Sunday, August 31, 2008

Good Mom

I know this is not breaking news or anything, but being a good mom is so much harder than being a bad mom. It just wears me out. We go out to dinner which, in my book, is a treat all by itself, but then it starts.

Can we have ice-cream for dessert?
No, you already had ice-cream after lunch.
Can we go to the toy store then?
No, we have some errands to do.
But we just want to look, not buy.
No, not this time, honey.
But I'm tired of our toys.
You just got a new lego thing earlier this week.
Well, how about ice-cream then? Can we have just a little ice-cream, pleeeeease?
No, not this time, Sweetie.

I'm not even kidding. This is the actual conversation that we had tonight. Sometimes parenting feels a little like petting a cat backwards.

Wednesday, August 27, 2008

Just a few photos

I must be tired. I'm not coming up with any stories to share with you, no thoughts, no interesting links. Just a few photos today.

This first one was taken when we had our relatives visiting last week. Here are some of the cousins! Beck and Yogi kept referring to them simply as "our friends".
Here's Yogi on the beach on Vashon Island. He loves eating blackberries.


I posted a photo very similar to this on the blog last spring around Easter - the last time I was on Vashon with relatives! It was another beautiful day.

Tuesday, August 26, 2008

Ember at the Doctor

Well, our curly bear is growing! I took her to an international adoption specialist for a thorough check-up this week. When we arrived home from Ethiopia she was in the 8th percentile for weight and now she's in the 25th! She's 50th percentile for height and her development is spot on or even a bit early: she's sitting up with a straight back independently, she rolls in all directions, she's sleeping through the night, and she's started solids. Whew! That's a lot of changes for 6 weeks!

The one stumbling block we've had at the doctor is getting blood out of her. They want to do all kinds of tests on her blood, but she's still so little that the staff at the lab couldn't get enough out. So far we've been there twice and she's had 6 attempts to get the needle into a vein. They were successful only once, but they could only draw about a tablespoon of blood so it wasn't enough for all the tests. Our poor little miss has bruises on her wrists and I just can't stand to take her in again soon. I had to hold her while they poked around with the needles and I watched as she broke out in a sweat all over her head. Her screaming was intense.

Friday, August 22, 2008

The Portuguese Bridge

Ethiopia travels continued...

Our last stop on our way back to Addis after our picnic by the Blue Nile Gorge, was the Portugeuse Bridge. The sky started to look bruised and swollen and after a few minutes of a strong wind, the rain started and everyone ran for it.



Here is the actual bridge. Apparently when the rainy season is in full swing the river just roars below the bridge. There was only a small trickle when we were there.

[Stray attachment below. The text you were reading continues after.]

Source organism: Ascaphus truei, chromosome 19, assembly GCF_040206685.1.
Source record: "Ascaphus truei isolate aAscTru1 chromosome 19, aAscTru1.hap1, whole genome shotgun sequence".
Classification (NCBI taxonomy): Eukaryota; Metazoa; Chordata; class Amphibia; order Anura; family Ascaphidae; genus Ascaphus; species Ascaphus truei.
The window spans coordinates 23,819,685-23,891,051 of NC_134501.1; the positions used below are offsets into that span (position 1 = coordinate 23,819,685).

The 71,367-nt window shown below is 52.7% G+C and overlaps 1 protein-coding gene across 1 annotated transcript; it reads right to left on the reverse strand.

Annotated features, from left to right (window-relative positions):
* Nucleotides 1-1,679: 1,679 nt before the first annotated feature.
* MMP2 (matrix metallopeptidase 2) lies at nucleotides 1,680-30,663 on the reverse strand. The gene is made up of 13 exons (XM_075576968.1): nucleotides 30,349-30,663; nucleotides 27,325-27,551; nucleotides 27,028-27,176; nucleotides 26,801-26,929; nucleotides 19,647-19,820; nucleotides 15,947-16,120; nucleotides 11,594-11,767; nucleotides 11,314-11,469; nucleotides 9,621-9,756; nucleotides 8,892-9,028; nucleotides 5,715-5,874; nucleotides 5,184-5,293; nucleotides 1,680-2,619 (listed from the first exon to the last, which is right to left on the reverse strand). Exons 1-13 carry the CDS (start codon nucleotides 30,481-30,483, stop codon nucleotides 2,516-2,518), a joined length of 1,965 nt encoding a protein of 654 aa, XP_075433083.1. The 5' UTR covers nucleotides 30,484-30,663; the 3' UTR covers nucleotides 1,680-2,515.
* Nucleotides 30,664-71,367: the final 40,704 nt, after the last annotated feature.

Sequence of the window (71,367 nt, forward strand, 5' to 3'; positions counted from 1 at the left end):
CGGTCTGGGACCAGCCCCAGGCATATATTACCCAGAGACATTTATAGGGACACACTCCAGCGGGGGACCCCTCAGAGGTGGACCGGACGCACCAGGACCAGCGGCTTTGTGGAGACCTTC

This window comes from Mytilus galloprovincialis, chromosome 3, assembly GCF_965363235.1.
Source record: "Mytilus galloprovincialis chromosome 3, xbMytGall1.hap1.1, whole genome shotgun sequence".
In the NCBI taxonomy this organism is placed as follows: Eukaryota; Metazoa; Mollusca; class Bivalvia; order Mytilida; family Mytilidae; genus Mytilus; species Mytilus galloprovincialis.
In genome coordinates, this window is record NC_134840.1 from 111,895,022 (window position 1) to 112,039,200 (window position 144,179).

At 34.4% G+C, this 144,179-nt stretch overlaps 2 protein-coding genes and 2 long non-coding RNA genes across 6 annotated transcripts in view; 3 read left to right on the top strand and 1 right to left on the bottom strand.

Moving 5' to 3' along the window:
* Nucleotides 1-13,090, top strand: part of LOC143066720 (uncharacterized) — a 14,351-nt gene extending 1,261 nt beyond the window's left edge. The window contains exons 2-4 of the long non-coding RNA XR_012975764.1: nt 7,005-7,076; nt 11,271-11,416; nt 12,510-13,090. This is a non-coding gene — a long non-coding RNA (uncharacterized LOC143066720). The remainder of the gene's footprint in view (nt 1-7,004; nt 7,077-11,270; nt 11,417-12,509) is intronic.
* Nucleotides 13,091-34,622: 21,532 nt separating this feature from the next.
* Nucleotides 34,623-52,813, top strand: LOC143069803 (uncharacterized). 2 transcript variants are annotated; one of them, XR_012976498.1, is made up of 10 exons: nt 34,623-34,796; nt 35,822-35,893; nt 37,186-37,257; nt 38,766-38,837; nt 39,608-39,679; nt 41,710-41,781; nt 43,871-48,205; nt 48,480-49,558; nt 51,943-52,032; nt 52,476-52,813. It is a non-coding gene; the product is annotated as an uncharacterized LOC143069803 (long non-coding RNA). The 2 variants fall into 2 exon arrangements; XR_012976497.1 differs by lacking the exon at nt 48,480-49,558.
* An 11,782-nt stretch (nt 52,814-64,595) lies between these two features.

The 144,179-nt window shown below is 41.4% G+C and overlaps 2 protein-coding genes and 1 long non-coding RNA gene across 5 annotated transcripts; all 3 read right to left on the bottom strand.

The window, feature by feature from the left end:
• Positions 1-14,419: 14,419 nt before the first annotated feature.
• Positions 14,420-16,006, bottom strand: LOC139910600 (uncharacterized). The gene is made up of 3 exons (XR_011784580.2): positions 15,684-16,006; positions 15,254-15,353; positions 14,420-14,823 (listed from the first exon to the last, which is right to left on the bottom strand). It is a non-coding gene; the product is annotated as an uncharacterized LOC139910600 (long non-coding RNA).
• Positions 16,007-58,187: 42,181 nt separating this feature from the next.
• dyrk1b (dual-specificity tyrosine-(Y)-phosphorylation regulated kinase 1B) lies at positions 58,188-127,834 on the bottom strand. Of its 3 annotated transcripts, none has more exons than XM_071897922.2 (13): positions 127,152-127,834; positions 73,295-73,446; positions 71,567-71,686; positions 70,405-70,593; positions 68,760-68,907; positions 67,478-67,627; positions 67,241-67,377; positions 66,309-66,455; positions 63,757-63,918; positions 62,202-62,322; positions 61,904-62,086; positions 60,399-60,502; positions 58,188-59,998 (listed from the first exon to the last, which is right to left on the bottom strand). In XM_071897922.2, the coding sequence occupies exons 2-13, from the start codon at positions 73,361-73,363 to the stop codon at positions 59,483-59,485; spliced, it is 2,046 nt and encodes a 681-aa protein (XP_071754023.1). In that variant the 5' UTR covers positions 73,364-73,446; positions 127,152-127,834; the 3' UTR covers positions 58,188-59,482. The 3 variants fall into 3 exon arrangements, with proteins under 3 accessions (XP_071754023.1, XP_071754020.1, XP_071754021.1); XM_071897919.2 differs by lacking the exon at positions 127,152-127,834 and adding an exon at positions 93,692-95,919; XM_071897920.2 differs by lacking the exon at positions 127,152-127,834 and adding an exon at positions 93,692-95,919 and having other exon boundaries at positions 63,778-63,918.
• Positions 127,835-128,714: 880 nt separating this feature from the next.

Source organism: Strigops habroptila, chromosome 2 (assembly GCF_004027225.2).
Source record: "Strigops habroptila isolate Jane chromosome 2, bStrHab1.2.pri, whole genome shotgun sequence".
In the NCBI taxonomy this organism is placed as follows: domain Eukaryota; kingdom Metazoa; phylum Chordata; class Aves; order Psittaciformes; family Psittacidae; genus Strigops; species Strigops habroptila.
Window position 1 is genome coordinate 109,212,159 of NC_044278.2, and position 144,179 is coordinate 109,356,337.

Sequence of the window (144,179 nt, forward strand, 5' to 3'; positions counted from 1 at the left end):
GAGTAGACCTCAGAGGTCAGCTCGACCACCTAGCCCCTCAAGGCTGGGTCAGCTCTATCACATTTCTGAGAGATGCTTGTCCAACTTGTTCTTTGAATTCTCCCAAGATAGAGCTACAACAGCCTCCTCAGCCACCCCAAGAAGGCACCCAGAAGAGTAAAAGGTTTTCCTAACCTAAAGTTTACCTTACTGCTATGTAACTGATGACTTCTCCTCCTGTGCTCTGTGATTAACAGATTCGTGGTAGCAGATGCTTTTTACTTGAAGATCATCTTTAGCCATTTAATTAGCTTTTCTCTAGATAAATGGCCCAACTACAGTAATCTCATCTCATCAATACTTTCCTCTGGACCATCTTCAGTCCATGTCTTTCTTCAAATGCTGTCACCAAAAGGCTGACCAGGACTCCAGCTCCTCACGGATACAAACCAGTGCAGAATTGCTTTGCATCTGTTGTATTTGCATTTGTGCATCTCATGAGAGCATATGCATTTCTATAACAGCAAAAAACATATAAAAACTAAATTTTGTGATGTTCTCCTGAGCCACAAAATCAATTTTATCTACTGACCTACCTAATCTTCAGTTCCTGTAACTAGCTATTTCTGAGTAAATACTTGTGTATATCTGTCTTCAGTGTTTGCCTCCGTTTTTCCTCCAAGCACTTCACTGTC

When we got out of our SUV and started walking toward the bridge I noticed one boy walking along with us. At one point when I stopped to enjoy the view, he approached me and wanted to sell a marble cross that he'd carved. It was beautiful and only $5 so I said yes. And then suddenly a whole group of boys appeared out of nowhere and circled me, all holding out their marble crosses and baskets, and all telling me they were students. Chris was off taking pictures so I was alone. (thanks a lot, Chris!) And my hands started to sweat and my heart was beating fast and I felt so uncomfortable. Now that I'm writing it, it doesn't sound like a big deal, but when it's your second day in Ethiopia and you don't speak Amharic and you're completely surrounded by people who want and need your money, it makes you want to get the hell out of there. At least that's how I felt -- even though the boys were actually very nice.



So beautiful.

Read it

I just finished a wonderful book: Four Seasons in Rome by Anthony Doerr. It was such a treat, but more like an elegant chocolate mousse in a crystal flute than a candy bar. His writing is spare and beautiful and his observations about his baby boys and his day-to-day experiences in Rome ring true. I wish I could write like that.

Here's a bit that I especially liked:

"...over time, we stop perceiving familiar things - words, friends, apartments - as they truly are. To eat a banana for the thousandth time is nothing like eating a banana for the first time. To have sex with somebody for the thousandth time is nothing like having sex with that person for the first time. The easier an experience, or the more entrenched, or the more familiar, the fainter our sensation of it becomes. This is true of chocolate and marriages and hometowns and narrative structures. Complexities wane, miracles become unremarkable, and if we're not careful, pretty soon we're gazing out at our lives as if through a burlap sack.

Leave home, leave the country, leave the familiar. Only then can routine experience - buying bread, eating vegetables, even saying hello - become new all over again."

Sunday, August 17, 2008

Light and Free

Ach, it's been so hot here. Hot and muggy. Even my knees were sweaty today. Is that possible? Can knees sweat? Anyway, we've also had a lot of visiting relatives which is fun and a little extra busy which keeps me away from the computer.

Other than that, I've been busy just catching up with life. I put so many little projects on hold during the entire adoption year -- and some had been on hold since my first pregnancy. Now that Ember is home I feel like a huge weight has been lifted off my shoulders. Finally we're done with having babies and recovering from it. We don't have to have any more conversations about whether or not to add to our family and how. Our family feels complete and I feel light and free about it.

I don't think I realized how much mental energy I was putting into the adoption - and before that, our pregnancies. And I'm not saying that it's easy or that I'm not utterly exhausted or that I just walk around glowing with happiness. It's just that for the first time in a very long time, I don't feel preoccupied. And that feels nice.

Saturday, August 16, 2008

Sweet Tooth


Earlier this week I mentioned to Beck that I had a sweet tooth. And then yesterday morning we were laying in bed chatting when we had this discussion: